Fiji remains a perennial holiday favourite for Australians, whose palm-fringed paradise islands, just a skip across the Coral Sea, provide a dreamy setting for honeymooners and families alike. But the real difference that keeps travellers coming back again and again is the warm spirit of its people, eager to take visitors into the fold and share local culture.
One of these is Asesela Yamoyamo, or ‘Ace’ as he is fondly known, a tour guide for weekly village tours to the surrounding community who works for Shangri-La’s Fijian Resort. As one of the first international hotel brands to take up residence in the islands, the resort is something of a Fiji stalwart, and giving guests an insight into local culture has long been a unique part of its offering.
“An authentic Fijian experience for our people and for our community is important, as through this we are able to represent and share our culture with guests that come to the resort,” says Ace.
Guests can learn about Fijian culture through a programme of daily activities at the resort, including grass skirt making, sulu demonstrations, basket weaving and torch lighting and kava ceremonies, plus local village tours. For as long as he can remember, Ace says that the village tours have been an integral and important part of community development.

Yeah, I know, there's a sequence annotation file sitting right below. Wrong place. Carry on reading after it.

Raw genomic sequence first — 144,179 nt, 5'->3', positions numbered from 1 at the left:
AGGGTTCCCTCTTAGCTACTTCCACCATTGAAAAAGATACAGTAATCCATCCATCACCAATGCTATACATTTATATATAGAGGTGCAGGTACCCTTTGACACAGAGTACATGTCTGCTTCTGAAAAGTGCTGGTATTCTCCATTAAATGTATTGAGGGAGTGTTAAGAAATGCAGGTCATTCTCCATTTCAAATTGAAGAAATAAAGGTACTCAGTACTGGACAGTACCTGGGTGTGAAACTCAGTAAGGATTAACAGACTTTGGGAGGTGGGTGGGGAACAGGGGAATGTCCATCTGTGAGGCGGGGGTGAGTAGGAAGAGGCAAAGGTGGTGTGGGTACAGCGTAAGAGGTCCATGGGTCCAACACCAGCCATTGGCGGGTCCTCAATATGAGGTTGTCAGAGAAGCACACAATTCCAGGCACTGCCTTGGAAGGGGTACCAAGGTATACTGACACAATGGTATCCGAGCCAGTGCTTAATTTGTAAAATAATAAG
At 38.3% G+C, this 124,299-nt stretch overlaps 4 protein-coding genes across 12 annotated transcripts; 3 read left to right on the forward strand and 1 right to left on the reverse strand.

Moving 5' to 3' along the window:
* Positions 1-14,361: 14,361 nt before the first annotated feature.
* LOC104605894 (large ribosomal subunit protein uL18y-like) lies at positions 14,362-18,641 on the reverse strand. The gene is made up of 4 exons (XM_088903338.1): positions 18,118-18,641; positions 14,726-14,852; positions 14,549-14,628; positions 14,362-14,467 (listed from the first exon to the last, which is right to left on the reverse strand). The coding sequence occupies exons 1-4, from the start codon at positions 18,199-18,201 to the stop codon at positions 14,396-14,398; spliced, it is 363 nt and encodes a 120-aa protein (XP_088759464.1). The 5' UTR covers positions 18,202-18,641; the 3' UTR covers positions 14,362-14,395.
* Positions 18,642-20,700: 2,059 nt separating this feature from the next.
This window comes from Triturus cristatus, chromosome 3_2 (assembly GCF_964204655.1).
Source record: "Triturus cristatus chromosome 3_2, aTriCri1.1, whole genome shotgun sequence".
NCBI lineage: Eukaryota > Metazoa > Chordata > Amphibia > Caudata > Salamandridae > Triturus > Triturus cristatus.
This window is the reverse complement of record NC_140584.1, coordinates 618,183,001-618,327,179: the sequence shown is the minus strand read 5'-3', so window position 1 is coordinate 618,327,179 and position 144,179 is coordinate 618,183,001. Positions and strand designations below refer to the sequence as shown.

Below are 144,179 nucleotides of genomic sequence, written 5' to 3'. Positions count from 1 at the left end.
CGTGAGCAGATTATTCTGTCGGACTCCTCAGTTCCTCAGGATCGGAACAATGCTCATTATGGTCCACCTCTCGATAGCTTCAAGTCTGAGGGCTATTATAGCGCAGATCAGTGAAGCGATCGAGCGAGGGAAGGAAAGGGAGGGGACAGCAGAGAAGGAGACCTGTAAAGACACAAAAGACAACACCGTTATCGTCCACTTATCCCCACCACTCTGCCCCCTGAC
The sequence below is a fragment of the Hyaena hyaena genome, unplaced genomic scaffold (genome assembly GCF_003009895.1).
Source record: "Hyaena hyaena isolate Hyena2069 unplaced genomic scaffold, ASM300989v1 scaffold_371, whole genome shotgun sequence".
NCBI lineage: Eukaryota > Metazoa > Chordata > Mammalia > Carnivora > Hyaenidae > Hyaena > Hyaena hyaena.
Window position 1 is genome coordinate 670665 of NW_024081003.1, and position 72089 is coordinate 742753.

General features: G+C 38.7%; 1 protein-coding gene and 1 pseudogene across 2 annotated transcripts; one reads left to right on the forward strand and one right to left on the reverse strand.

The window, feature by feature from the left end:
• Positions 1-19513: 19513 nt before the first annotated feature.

“I remember as a child these tours were already happening and they have not changed much over the years. Visitors to our villages love to be part of community life as we present it to them,” Ace says. “Nothing is staged as such, but we visit our local schools and then we take the families into our villages and show them activities that are still very much part of daily village life such as husking and scraping coconuts. We show them how we use the coconut in different ways for cooking and making body oil. Usually one of the women may be weaving a mat for an occasion or simply for use in the family home.”
The tours not only give guests to the islands a genuine insight into Fijian life, but serve a deeper purpose in local communities.
“These tours have been so much a part of village life for so long and I remember so long ago during a hurricane in 1972 that many of the bures (thatched homes) in the village had been destroyed and we were able to rebuild these homes from the money that was raised through the village tours,” Ace says. “We do take our guests to different villages each week in order to ensure that a wide cross-section of the community benefits from this.”
The resort remains closely linked to the community of Cuvu, working with local schools on marine conservation through its Shangri-La Marine Education Centre. Guests to the resort can also get involved by planting mangroves and creating homes for the fish, leaving a small contribution behind for a very special destination.
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